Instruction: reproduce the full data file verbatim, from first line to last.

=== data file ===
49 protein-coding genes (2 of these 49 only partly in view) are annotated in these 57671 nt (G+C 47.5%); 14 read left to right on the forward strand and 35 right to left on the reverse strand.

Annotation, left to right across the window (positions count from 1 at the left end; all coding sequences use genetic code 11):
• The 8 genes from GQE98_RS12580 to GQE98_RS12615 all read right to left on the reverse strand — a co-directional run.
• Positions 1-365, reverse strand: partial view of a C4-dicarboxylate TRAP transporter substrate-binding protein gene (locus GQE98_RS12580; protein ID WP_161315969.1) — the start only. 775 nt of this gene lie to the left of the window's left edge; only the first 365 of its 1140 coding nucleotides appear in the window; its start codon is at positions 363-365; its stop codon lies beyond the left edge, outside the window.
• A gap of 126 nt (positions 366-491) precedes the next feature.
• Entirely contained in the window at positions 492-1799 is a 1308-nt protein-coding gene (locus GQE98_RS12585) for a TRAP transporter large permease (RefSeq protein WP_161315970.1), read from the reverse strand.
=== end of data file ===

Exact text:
49 protein-coding genes (2 of these 49 only partly in view) are annotated in these 57671 nt (G+C 47.5%); 14 read left to right on the forward strand and 35 right to left on the reverse strand.

Annotation, left to right across the window (positions count from 1 at the left end; all coding sequences use genetic code 11):
• The 8 genes from GQE98_RS12580 to GQE98_RS12615 all read right to left on the reverse strand — a co-directional run.
• Positions 1-365, reverse strand: partial view of a C4-dicarboxylate TRAP transporter substrate-binding protein gene (locus GQE98_RS12580; protein ID WP_161315969.1) — the start only. 775 nt of this gene lie to the left of the window's left edge; only the first 365 of its 1140 coding nucleotides appear in the window; its start codon is at positions 363-365; its stop codon lies beyond the left edge, outside the window.
• A gap of 126 nt (positions 366-491) precedes the next feature.
• Entirely contained in the window at positions 492-1799 is a 1308-nt protein-coding gene (locus GQE98_RS12585) for a TRAP transporter large permease (RefSeq protein WP_161315970.1), read from the reverse strand.